Gordon Matthew Thomas Sumner, CBE (born 2 October 1951), better known by his professional name Sting, is an English musician, singer-songwriter, activist, actor and philanthropist. Prior to starting his solo career, he was the principal songwriter, lead singer and bassist of the rock band The Police.
Sting has varied his musical style throughout his career, incorporating distinct elements of jazz, reggae, classical, and worldbeat into his music. As a solo musician and member of The Police, Sting has received sixteen Grammy Awards for his work, receiving his first Grammy for Best Rock Instrumental Performance in 1981, and receiving an Oscar nomination for best song. He is a member of both the Rock and Roll Hall of Fame and the Songwriters Hall of Fame.
Sting was born in Wallsend, England, near Newcastle upon Tyne, the eldest of four children born to Audrey (née Cowell), a hairdresser, and Ernest Matthew Sumner, a milkman and engineer. His siblings were Philip, Angela and Anita. Young Gordon would often assist his father with the early-morning milk-delivery rounds and his "best friend" was an old Spanish guitar with five rusty strings which had been left behind by an uncle who had emigrated to Canada.
He attended St. Cuthbert's Grammar School, which later became St. Cuthbert's High School, in Newcastle upon Tyne. He would often sneak into nightclubs like the Club-A-Go-Go, where he would watch acts such as Cream and Jimi Hendrix, artists who would later influence his own music. After jobs as a bus conductor, a construction labourer, and a tax officer, he attended Northern Counties College of Education, (which later became part of Northumbria University) from 1971 to 1974 and qualified as a teacher. He then worked as a schoolteacher at St. Paul's Middle School in Cramlington for two years.
His first music gigs were wherever he could get a playing job. He performed in jazz groups on evenings, weekends, and during breaks from college and from teaching. He played with local jazz bands such as the Phoenix Jazzmen, the Newcastle Big Band, and Last Exit. He gained his nickname after he performed wearing a black and yellow sweater with hooped stripes while onstage with the Phoenix Jazzmen. Bandleader Gordon Solomon thought that the sweater made him look like a wasp, which prompted the nickname "Sting". When addressed as "Gordon" by a journalist at a press conference filmed in the movie Bring on the Night, he jokingly stated, "My children call me Sting, my mother calls me Sting, who is this Gordon character?"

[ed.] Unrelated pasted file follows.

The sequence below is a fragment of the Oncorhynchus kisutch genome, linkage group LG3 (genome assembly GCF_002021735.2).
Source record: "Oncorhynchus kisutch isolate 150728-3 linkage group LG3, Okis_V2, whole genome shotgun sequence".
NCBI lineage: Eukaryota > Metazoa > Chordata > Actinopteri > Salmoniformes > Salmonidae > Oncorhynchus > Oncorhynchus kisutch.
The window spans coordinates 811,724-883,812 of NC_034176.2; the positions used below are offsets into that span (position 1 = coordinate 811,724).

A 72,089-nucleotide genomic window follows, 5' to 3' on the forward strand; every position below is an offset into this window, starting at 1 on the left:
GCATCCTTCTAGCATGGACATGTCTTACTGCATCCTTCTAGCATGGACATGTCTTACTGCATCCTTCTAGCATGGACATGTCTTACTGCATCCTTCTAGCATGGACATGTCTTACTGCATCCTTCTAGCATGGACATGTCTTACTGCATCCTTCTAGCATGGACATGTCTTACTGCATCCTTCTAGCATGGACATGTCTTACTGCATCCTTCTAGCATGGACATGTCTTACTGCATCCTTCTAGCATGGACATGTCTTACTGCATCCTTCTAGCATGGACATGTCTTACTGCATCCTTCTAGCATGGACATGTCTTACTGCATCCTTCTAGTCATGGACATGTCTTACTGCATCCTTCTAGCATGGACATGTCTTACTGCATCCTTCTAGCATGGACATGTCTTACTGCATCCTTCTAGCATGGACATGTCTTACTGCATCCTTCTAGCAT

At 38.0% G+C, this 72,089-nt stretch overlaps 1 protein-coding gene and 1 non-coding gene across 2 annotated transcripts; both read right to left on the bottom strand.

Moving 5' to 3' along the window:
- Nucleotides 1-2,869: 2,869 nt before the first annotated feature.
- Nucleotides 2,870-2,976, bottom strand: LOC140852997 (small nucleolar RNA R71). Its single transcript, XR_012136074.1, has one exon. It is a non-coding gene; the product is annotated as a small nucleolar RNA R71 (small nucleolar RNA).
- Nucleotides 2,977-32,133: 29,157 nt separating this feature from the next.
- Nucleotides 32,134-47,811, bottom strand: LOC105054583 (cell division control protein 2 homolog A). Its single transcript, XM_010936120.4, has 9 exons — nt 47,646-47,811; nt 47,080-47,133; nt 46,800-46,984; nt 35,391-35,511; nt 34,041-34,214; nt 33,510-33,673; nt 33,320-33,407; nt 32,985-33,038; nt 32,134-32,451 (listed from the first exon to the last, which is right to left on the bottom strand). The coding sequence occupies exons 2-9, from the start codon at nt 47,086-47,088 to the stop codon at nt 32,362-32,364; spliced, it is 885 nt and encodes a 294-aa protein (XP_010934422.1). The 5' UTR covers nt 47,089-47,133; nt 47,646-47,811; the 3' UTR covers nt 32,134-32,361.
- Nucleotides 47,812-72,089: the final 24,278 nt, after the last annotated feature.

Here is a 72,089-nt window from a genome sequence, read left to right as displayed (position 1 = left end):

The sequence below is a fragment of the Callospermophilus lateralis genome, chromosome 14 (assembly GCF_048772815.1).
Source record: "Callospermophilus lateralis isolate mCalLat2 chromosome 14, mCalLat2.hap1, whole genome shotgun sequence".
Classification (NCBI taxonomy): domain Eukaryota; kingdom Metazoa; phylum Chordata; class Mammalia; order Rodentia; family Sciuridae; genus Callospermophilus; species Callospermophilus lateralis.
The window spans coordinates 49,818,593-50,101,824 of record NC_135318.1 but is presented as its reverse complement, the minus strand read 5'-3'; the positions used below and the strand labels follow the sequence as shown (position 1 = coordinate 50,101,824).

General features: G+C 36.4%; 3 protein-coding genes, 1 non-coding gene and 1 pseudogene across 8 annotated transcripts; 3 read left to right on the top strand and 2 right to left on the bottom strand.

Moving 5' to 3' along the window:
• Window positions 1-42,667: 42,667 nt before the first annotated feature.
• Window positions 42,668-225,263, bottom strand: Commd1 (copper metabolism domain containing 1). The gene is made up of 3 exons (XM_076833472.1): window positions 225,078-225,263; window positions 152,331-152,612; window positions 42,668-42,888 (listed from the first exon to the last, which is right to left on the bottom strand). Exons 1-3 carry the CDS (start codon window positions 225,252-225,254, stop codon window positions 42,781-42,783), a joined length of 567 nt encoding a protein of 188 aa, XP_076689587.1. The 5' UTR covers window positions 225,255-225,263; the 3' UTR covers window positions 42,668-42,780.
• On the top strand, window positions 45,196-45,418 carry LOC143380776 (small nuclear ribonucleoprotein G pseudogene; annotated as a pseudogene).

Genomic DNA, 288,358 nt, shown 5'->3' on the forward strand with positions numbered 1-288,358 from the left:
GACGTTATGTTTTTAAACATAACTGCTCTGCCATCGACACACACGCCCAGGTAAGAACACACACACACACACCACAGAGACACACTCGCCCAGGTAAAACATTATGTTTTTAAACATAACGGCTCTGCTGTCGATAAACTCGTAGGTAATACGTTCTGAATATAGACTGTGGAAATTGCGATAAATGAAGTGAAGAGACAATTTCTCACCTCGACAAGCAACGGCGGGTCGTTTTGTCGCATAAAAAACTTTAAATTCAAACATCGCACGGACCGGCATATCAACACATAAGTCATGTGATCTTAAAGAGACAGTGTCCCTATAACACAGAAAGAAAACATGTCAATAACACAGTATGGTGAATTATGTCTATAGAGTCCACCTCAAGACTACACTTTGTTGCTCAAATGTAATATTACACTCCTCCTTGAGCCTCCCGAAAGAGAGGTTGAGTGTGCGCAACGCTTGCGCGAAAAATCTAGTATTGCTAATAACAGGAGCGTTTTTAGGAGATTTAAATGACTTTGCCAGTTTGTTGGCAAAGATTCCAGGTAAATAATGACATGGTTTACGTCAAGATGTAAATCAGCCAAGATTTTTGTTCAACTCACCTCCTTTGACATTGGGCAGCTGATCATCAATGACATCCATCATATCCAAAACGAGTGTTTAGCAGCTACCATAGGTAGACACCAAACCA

In January 1977, Sting moved from Sunderland to London, and soon thereafter he joined Stewart Copeland and Henry Padovani (who was soon replaced by Andy Summers) to form the New Wave band The Police. Between 1978 and 1983, they released five chart-topping albums and won six Grammy Awards. Although their initial sound was punk inspired, The Police soon switched to reggae-tinged rock and minimalist pop. Their last album, Synchronicity, which included their most successful song, "Every Breath You Take", was released in 1983. According to Sting, who appeared in the documentary Last Play at Shea, he decided to leave The Police while onstage during the August 18, 1983 concert at Shea Stadium because he felt that playing that venue was "Everest". While never formally breaking up, after Synchronicity the group agreed to concentrate on solo projects. As the years went by, the band members, particularly Sting, dismissed the possibility of reforming. In 2007, however, the band reformed and undertook a world tour.
In September 1981, Sting made his first live solo appearance, performing on all four nights of the fourth Amnesty International benefit The Secret Policeman's Other Ball at the invitation of producer Martin Lewis. He performed solo versions of "Roxanne" and "Message in a Bottle". He also led an all-star band (dubbed "The Secret Police") on his own arrangement of Bob Dylan's "I Shall Be Released". The band and chorus included Eric Clapton, Jeff Beck, Phil Collins, Bob Geldof and Midge Ure, all of whom except Beck later worked together on Live Aid. His performances were featured prominently in the album and movie of the show and drew critical attention to his work. Sting's participation in The Secret Policeman's Other Ball was the beginning of his growing involvement in raising money and consciousness for political and social causes. In 1982 he released a solo single, "Spread a Little Happiness" from the film version of the Dennis Potter television play Brimstone and Treacle. The song was a re-interpretation of a song from the 1920s musical Mr. Cinders by Vivian Ellis, and was a surprise Top 20 hit in the UK.